Notre Dame travels to Colorado Springs, Colo., where it’ll battle the altitude and the Air Force Falcons.
Irv Moss, Air Force football beat writer for The Denver Post, answers some questions about Air Force’s downward spiral, its quarterback drama and why the defense is one of the worst in college football.
Question: This program seemed to be heading in the right direction under head coach Troy Calhoun, but now Air Force is 1-6 and winless in the Mountain West. What happened this year?
Irv Moss: Definitely a down cycle. A smaller group of senior players than usual is a factor. Six players were suspended for violating academy standards before the 2012 season. Most would be seniors this year.
Coach Troy Calhoun maintains that the priority of the institution is to turn out officers for the Air Force. But through the first four, five years of Calhoun’s term and most of the time of Fisher DeBerry, Air Force won football games as well.
Q: Can you give us a rundown of what exactly is going on at Air Force’s quarterback position? The Falcons have shuffled through four of them already. Who gets the call this weekend?
Moss: There were concerns about the lack of playing experience at quarterback from the beginning. It only magnified when junior Kale Pearson was injured and lost for the season in the first game against Colgate. Pearson had very limited game experience.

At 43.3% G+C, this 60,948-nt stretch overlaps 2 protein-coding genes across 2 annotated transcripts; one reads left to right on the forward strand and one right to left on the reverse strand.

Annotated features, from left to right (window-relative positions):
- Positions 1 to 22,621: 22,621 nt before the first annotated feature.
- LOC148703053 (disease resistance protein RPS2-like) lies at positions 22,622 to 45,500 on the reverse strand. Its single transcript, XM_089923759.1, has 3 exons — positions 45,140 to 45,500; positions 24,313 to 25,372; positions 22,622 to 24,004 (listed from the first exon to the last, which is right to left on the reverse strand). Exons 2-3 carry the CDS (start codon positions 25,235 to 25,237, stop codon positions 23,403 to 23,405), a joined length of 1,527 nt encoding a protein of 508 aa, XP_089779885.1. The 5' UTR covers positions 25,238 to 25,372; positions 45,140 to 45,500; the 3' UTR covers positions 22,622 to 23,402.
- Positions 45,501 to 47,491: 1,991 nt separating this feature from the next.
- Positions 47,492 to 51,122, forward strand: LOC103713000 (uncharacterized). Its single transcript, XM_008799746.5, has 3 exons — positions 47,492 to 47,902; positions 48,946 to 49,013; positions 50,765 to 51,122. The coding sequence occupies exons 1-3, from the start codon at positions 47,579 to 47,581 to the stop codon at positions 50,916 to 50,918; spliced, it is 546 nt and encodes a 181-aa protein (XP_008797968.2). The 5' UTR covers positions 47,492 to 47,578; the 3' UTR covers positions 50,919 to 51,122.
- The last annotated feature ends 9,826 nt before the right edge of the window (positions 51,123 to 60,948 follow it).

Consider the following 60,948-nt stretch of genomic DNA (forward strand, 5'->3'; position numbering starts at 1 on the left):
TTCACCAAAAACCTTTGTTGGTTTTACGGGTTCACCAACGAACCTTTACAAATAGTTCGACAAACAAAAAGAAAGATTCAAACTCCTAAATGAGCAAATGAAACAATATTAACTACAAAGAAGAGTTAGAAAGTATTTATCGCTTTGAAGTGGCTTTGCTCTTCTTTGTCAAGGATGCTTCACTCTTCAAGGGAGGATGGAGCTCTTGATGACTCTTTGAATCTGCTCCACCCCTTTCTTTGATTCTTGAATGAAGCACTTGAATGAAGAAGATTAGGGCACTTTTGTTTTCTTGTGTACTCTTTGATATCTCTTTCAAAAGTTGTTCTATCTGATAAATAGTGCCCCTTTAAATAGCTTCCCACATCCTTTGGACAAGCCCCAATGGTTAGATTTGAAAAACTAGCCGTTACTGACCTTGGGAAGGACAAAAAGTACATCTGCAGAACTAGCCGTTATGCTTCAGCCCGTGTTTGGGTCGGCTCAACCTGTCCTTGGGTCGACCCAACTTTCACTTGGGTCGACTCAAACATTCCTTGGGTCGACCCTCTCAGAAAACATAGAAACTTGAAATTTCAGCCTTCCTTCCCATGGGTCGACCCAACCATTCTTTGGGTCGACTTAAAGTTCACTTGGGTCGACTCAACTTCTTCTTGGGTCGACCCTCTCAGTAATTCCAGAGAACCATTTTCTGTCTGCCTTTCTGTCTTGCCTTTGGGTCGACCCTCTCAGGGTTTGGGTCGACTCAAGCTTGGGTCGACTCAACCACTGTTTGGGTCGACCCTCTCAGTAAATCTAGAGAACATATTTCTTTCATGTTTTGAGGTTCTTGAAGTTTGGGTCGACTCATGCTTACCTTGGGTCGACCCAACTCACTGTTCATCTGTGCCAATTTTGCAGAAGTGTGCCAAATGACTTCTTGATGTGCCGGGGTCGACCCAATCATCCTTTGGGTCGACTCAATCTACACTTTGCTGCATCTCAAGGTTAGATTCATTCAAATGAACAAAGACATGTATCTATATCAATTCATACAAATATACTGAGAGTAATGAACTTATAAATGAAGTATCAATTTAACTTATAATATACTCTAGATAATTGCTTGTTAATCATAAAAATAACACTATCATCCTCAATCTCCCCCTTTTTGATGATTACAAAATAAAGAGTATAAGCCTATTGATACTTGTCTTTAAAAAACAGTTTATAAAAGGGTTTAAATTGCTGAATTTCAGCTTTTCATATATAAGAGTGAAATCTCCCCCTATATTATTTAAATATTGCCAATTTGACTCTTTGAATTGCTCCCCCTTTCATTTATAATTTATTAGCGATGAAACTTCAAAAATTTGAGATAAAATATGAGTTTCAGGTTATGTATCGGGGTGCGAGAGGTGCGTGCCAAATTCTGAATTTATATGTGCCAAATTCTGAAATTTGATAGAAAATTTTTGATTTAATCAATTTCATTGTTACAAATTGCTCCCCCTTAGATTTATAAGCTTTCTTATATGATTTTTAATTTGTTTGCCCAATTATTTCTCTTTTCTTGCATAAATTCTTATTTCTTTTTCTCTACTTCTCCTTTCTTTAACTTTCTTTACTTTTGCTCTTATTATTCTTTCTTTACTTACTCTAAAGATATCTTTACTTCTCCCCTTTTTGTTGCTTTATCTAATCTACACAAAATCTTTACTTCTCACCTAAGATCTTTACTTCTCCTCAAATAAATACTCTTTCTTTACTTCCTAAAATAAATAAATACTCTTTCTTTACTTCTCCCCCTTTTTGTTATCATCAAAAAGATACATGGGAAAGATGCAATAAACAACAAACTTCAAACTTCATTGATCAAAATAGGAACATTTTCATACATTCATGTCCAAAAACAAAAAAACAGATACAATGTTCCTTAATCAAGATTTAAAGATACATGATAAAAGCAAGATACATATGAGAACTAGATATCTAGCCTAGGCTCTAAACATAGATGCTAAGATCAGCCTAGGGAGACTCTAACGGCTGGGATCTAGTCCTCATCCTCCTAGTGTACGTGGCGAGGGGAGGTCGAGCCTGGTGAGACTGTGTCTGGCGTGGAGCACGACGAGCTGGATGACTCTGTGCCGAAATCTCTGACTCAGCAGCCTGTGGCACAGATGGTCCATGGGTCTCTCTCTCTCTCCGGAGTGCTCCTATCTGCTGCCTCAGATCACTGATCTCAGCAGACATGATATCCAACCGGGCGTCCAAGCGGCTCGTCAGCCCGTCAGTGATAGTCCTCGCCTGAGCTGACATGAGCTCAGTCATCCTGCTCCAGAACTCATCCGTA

Sophomore Jaleel Awini became the starter and lasted three games before falling victim to academy standards in academics, military conduct or citizenship, take your pick. Awini had no collegiate game experience.
Sophomore Karson Roberts was next up, and the Falcons played better against Nevada and Navy. But Roberts suffered a head injury against San Diego State, and freshman Nate Romine finished the game. Roberts didn’t practice during a bye week but was cleared to practice on Monday. He’s listed as the starter on Air Force’s weekly depth chart.
Q: Air Force’s option offense is unique in many ways, especially in that it takes away some of the physical mismatch that players like Louis Nix present. What kind of challenge does the Falcon ground game present for Notre Dame?
Moss: Calhoun has steadily gotten away from the basic triple option offense that was prominent during DeBerry’s time and the first couple of seasons when Calhoun took over. While some triple option formations usually are mixed into the game plan, the Falcons are more of a zone running team. So far their running game hasn’t been as dominant as it was before and critics are saying they want to see more triple option.
Q: Air Force will likely never have a top-tier defense, but it’s scraping the bottom in almost ever statistical defensive category and dead-last in third down defense. What’s the diagnosis of this unit?
Moss: This year’s Air Force defense isn’t even up to Air Force standards. Defensive line is one of the most difficult areas for Air Force recruiters to fill. Opposing offensive linemen are getting bigger every year. The play up front has a lot to do with the opponent converting third downs. The Air Force defense really needs those long triple-option drives to keep the opposing offense off the field.
Q: Notre Dame is coming off its two biggest wins of the season; Air Force is still trying to beat an FBS school. How do you see Saturday playing out at Falcon Stadium?
Moss: Air Force has beaten Notre Dame before, but it’s highly unlikely to happen this year. I look for the Falcons to give a good account of themselves, but the Irish are much better in too many ways.